... Troops for that purpose were to go out in the same Ship. This account is confirmed by a French Gentleman we have on board, who has very lately been at the Maritius.* (* This intention was never carried out.) As I have no reason to doubt the truth of this account, it leads me to consider the rout that this Ship must take, which I think can be no other than that of Tasmans as far as the Coast of New Zeland; and if she fall in with that Coast to the Southward of Cape Farewell will very probably put into Admiralty Bay, or Queen Charlotte's sound, as Tasman's track will ...
— Captain Cook's Journal During the First Voyage Round the World • James Cook

... first moment. The sound increased, and at first it was like the beating of waves on a stony shore, and then it was like the falling of a great waterfall, and at last it was like a loud storm in the tops of the trees, and then the whirlwind burst into the rath of one rout, and the ...
— Celtic Fairy Tales • Joseph Jacobs (coll. & ed.)

... vivid in all its cruelty. The old and familiar argument from design and beauty in nature is so inconsistent with the facts at hand, that most theists have abandoned this attitude, and the retreat from this position has been turned into a veritable rout by the steady advance of scientific knowledge. God could by exercising His omnipotence reveal His existence with overpowering conviction at any moment; yet, men have been searching for centuries for just the slightest evidence ...
— The Necessity of Atheism • Dr. D.M. Brooks

... the Cuckoo and made a great rout; He caught hold of Jenny and pulled her about. Cock Robin was angry, and so was the Sparrow, Who fetched in a hurry his bow and ...
— The Home Book of Verse, Vol. 1 (of 4) • Various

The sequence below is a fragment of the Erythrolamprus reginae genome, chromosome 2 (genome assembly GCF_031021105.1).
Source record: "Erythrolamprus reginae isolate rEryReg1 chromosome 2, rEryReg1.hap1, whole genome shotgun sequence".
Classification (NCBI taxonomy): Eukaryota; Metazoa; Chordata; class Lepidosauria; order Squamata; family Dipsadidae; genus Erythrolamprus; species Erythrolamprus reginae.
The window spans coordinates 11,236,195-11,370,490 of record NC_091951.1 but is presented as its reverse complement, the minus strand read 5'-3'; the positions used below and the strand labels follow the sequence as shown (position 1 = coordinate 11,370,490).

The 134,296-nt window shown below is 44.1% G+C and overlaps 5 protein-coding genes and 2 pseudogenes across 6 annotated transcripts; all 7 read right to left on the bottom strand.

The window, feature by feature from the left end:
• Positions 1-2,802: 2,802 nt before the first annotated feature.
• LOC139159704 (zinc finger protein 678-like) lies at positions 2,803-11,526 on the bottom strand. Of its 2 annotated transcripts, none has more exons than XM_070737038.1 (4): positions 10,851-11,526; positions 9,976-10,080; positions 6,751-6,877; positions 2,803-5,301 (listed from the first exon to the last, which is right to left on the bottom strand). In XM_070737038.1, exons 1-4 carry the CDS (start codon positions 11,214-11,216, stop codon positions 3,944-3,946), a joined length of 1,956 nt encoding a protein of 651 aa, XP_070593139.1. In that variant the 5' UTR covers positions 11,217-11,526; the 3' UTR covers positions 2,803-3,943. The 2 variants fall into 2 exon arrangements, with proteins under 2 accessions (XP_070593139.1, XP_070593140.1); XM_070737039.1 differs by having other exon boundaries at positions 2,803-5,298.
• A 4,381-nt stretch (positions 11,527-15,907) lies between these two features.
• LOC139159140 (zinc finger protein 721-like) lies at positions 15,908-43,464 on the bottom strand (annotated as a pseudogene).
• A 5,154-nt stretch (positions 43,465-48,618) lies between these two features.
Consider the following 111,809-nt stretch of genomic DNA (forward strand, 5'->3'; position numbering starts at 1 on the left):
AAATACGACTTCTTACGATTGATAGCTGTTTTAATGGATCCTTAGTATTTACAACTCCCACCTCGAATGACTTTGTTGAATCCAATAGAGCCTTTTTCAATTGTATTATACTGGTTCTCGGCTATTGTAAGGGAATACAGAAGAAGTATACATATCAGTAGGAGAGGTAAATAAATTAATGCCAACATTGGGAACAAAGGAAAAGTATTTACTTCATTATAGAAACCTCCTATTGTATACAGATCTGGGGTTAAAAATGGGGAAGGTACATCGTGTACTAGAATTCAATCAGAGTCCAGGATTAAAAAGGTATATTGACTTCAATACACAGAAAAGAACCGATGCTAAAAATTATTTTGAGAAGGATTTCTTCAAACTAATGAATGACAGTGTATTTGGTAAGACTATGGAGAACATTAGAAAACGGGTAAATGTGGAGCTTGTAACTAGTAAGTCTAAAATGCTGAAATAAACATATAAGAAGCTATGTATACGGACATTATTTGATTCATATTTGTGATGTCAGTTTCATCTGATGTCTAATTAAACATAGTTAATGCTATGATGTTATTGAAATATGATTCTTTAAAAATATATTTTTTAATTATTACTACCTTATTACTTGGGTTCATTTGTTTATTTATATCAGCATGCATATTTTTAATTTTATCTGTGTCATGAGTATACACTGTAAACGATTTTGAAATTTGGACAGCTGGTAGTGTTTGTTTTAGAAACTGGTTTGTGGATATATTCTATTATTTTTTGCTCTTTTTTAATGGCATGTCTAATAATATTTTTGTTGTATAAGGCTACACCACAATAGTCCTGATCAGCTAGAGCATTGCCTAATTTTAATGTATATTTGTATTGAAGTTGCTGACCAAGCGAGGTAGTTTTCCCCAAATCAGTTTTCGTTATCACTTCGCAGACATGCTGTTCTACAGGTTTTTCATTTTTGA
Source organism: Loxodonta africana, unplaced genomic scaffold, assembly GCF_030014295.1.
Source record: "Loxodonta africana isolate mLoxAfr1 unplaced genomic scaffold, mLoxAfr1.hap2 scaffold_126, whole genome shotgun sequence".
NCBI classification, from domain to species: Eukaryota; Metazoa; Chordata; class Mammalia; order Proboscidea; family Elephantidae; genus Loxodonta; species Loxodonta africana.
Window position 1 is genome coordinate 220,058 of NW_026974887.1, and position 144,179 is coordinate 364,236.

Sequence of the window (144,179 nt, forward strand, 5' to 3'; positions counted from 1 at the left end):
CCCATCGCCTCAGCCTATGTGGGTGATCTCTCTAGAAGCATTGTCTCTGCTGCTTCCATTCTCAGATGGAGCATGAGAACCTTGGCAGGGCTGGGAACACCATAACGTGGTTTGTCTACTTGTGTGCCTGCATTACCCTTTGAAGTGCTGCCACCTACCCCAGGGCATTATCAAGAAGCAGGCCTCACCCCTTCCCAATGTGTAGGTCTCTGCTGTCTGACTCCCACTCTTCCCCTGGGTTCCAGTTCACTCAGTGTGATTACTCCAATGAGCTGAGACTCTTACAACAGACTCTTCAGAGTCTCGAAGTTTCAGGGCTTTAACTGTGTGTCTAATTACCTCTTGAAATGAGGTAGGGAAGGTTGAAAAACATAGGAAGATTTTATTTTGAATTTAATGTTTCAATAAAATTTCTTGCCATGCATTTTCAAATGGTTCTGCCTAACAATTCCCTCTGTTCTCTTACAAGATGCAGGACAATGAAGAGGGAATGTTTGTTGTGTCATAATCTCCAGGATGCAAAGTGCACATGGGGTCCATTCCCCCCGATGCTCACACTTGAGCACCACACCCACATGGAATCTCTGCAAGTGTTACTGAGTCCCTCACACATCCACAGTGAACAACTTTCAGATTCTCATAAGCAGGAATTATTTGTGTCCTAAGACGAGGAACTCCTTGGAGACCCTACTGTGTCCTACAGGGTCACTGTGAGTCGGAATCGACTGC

... my trembling limbs, And almost chill my anxious heart to doubt And disbelief, long conquered and defied. But tho' the music of my hopeful hymns Is drowned by curses of the raging rout, No voice yet bids ...
— The Complete Poems of Paul Laurence Dunbar • Paul Laurence Dunbar

... cheers of the contending troops. The fierce onslaught of the Prussians had broken the line somewhere beyond the batteries, and the French were being borne back. Almost immediately the slope was filled with retreating men hurrying back in the demoralization of panic. All order was lost. It was a rout. The soldiers of his own regiment began to rush by the spot where the old Sergeant stood above his son's body. Recognizing him, some of his comrades seized his arm and attempted to hurry him along; but with a fierce exclamation ...
— "A Soldier Of The Empire" - 1891 • Thomas Nelson Page

... looked up. The sheep had broken, and were scattered over the steep hill-side, still galloping madly. In the rout one pair of darting figures caught and held his gaze: the foremost dodging, twisting, speeding upward, the hinder hard on the leader's heels, swift, remorseless, never changing. He looked for a third pursuing form; ...
— Bob, Son of Battle • Alfred Ollivant